August 24, 2011

Song Review: Atlas Sound's "Terra Incognita"



Deerhunter frontman Bradford Cox originally debuted his side-piece, Atlas Sound, as an outlet for his experimental bedroom pop inhibitions. Originally putting the focus on swirling guitars, dreamy, distorted textures and little to no vocals on his part, Atlas Sound's soundscape has evolved over the course of its releases into a mixed bag of styles while Cox himself has begun making himself more visible with each passing work (See: 2009's Logos.) It's this which makes it unsurprising to hear Cox could now very well be using the project to shine a spotlight on his solo songwriting strengths (A recent live performance at All Tomorrow's Parties and the album's artwork featuring a photo shot by Mick Rock up above is further evidence of that.) "Terra Incognita" is the first track to be shared off Atlas Sound's upcoming third LP, Parallax. It's a soft, slow-moving acoustic number, and based on the way Bradford enunciates the words "holy ghost" and "host," it wouldn't be so crazy to assume Mr. Cox has been indulging in the latest effort by former Deerhunter tourmate, Kurt Vile. In signature Atlas Sound fashion, though, "Terra Incognita" takes an airy, atmospheric turn at the 3:50 mark when Cox's voice comes apart to form a cloud of backing vocals bouncing off the soundboard from all directions as his acoustic guitar is swallowed into a hazy blackhole. With so many of Cox's friends and influences in the indie rock community putting emphasis on stripped down songwriting in light of noisier pasts this year, "Terra Incognita" makes for a soothing progression for the Athens-based musician and an intriguing precursor of what Bradford Cox sounds like when he's got both feet planted on the ground.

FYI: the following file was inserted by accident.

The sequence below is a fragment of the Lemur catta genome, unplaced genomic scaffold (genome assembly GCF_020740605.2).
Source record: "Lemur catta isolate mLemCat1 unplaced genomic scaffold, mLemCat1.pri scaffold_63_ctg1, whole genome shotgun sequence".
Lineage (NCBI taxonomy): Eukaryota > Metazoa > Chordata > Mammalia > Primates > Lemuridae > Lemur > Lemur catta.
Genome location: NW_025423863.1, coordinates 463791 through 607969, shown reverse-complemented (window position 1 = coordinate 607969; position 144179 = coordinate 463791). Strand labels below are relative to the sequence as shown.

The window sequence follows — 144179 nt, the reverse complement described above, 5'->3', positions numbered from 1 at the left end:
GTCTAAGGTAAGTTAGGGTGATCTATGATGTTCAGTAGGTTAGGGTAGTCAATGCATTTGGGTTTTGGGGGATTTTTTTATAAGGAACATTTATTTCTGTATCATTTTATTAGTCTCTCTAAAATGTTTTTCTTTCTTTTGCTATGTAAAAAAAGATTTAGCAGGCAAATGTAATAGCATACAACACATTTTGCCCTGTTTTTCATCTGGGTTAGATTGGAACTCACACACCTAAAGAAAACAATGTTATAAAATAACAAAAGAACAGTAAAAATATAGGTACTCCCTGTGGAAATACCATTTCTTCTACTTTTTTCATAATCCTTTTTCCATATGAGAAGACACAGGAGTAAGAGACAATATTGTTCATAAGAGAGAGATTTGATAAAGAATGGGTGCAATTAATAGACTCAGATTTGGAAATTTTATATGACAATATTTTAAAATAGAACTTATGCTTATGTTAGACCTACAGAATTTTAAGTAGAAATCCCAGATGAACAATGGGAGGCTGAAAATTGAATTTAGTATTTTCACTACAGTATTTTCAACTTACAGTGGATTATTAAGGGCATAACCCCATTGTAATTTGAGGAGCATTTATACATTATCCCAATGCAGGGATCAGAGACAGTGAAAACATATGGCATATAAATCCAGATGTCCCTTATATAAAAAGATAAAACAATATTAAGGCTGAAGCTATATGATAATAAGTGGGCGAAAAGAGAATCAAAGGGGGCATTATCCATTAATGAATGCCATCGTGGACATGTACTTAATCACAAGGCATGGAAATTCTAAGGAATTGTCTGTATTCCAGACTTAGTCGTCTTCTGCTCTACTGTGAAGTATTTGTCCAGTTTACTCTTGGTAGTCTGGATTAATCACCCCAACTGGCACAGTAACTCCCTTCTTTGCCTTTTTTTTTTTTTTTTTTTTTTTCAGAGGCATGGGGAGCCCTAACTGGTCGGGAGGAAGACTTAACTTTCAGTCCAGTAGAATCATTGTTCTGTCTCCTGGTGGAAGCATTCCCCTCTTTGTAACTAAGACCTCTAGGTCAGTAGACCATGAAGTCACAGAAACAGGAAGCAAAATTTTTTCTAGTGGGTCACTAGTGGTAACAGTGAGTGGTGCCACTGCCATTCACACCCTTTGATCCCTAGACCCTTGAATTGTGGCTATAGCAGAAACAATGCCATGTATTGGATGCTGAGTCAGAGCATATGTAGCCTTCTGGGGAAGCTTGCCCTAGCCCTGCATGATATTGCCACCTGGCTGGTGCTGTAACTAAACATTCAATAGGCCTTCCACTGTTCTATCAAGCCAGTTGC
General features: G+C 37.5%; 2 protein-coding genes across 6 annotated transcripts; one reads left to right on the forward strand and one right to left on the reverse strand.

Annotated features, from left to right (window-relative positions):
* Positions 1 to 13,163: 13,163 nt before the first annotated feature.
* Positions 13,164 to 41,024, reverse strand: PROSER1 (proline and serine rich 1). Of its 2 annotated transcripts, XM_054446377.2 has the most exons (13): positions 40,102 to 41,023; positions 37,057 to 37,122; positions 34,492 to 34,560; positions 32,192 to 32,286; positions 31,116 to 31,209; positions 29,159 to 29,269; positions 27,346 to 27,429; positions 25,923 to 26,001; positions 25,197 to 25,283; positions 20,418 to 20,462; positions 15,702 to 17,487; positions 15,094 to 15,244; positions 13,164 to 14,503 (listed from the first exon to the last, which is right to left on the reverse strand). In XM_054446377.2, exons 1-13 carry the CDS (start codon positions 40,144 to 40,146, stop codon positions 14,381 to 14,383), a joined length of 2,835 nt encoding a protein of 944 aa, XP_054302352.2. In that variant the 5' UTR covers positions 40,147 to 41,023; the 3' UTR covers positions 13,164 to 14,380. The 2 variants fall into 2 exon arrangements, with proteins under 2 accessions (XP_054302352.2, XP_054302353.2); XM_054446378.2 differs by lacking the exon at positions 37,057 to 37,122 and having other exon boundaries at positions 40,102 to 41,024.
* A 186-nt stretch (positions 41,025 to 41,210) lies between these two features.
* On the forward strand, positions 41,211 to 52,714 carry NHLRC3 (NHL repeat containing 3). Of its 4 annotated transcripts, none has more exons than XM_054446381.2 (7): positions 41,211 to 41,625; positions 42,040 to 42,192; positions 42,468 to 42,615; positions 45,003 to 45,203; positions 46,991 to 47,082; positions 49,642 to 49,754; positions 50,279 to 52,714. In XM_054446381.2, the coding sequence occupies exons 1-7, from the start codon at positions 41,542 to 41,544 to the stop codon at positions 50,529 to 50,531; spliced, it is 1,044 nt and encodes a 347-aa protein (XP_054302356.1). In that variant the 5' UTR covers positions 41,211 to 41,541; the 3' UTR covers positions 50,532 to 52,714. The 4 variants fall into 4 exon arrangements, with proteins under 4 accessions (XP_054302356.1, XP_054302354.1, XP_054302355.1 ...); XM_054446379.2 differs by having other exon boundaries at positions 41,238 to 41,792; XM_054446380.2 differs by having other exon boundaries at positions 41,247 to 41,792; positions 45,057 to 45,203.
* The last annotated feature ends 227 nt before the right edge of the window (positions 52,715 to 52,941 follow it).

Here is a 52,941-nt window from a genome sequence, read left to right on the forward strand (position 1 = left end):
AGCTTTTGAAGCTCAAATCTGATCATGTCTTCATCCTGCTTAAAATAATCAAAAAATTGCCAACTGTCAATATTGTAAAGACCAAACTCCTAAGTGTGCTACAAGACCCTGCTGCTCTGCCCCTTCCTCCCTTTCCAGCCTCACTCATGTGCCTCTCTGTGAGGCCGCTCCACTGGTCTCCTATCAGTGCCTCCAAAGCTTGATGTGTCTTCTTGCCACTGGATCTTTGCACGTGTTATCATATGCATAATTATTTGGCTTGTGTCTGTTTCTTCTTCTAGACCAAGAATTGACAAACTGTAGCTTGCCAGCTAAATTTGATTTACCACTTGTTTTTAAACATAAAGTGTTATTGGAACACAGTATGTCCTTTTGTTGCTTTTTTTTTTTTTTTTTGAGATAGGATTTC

Atlas Sound - "Terra Incognita"

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